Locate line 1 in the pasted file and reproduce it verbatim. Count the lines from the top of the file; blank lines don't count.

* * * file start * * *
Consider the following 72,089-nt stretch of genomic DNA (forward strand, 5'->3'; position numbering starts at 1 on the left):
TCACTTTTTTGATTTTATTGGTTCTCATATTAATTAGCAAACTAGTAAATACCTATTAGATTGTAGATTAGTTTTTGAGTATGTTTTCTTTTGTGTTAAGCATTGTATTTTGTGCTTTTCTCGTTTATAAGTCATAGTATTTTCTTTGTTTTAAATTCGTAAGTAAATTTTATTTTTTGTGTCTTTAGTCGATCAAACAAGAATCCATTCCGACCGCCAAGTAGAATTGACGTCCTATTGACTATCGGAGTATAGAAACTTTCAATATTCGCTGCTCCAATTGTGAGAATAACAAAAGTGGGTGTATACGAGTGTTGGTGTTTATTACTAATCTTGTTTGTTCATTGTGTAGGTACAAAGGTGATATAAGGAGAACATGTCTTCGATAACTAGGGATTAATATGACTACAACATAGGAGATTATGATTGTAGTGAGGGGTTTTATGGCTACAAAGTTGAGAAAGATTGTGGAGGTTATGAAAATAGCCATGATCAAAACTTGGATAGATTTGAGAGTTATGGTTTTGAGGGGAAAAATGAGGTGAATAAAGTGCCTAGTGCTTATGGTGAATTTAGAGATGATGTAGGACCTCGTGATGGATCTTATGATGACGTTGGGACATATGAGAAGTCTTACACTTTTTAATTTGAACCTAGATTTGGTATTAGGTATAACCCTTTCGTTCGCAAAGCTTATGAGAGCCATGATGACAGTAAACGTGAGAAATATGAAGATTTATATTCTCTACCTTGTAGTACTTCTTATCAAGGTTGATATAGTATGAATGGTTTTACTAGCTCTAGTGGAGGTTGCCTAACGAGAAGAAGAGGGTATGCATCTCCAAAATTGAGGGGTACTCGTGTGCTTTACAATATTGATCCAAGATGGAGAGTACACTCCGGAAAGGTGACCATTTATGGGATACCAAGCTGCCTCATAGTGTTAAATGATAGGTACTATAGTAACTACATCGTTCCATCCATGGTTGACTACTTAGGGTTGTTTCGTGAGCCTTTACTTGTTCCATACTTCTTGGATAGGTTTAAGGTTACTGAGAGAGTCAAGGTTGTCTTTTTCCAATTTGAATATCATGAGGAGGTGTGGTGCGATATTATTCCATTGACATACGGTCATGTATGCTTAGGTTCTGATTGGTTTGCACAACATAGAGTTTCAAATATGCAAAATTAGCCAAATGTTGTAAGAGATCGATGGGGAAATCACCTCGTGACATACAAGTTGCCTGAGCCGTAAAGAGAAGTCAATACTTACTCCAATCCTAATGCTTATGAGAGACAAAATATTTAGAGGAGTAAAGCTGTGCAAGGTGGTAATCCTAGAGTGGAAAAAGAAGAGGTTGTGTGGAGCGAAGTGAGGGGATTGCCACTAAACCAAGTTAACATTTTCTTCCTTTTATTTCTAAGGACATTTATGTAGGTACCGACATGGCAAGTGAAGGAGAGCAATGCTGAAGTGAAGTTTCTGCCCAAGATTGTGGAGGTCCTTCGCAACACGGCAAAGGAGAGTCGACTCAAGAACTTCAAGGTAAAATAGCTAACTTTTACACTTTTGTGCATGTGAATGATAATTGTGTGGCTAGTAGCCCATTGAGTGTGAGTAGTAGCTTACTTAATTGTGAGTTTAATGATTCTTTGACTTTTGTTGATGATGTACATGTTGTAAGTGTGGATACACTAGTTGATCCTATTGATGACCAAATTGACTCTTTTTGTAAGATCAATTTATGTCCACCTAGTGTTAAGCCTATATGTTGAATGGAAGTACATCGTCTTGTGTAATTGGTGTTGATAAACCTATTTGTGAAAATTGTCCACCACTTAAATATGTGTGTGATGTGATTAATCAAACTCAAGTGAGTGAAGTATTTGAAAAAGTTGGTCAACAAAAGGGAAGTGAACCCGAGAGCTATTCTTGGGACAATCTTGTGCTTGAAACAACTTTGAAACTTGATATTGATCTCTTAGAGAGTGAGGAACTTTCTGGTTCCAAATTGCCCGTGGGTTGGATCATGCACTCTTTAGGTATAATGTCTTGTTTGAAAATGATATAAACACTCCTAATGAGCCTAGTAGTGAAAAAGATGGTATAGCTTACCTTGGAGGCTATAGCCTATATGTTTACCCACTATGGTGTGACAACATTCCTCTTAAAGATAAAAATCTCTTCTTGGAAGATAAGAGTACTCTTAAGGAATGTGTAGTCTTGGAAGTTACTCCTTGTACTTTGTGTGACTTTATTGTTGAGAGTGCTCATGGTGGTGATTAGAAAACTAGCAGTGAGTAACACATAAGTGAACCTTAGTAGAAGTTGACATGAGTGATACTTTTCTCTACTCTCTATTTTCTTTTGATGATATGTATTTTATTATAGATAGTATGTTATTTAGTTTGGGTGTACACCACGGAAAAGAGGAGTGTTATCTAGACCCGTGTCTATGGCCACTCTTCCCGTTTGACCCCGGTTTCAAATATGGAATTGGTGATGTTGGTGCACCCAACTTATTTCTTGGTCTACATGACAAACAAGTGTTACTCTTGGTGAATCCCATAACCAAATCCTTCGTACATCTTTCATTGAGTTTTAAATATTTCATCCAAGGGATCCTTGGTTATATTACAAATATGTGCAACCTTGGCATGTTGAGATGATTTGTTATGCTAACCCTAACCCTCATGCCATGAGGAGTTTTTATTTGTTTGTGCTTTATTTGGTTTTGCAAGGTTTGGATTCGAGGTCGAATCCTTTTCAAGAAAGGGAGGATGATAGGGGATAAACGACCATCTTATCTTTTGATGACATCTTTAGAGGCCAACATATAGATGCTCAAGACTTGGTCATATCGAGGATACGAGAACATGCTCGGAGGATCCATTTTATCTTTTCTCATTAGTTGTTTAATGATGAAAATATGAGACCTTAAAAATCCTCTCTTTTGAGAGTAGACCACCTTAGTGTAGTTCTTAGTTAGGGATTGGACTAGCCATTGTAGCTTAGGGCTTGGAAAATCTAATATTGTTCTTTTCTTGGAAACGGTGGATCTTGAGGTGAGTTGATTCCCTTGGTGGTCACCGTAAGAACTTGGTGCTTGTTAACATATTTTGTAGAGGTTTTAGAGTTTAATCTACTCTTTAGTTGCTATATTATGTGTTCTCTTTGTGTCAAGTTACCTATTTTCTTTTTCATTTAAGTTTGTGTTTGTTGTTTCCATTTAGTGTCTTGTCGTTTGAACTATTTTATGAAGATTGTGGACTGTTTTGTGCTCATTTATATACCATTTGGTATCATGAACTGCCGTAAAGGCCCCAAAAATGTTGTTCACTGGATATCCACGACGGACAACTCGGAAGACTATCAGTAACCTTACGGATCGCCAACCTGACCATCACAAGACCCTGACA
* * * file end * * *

Consider the following 72,089-nt stretch of genomic DNA (forward strand, 5'->3'; position numbering starts at 1 on the left):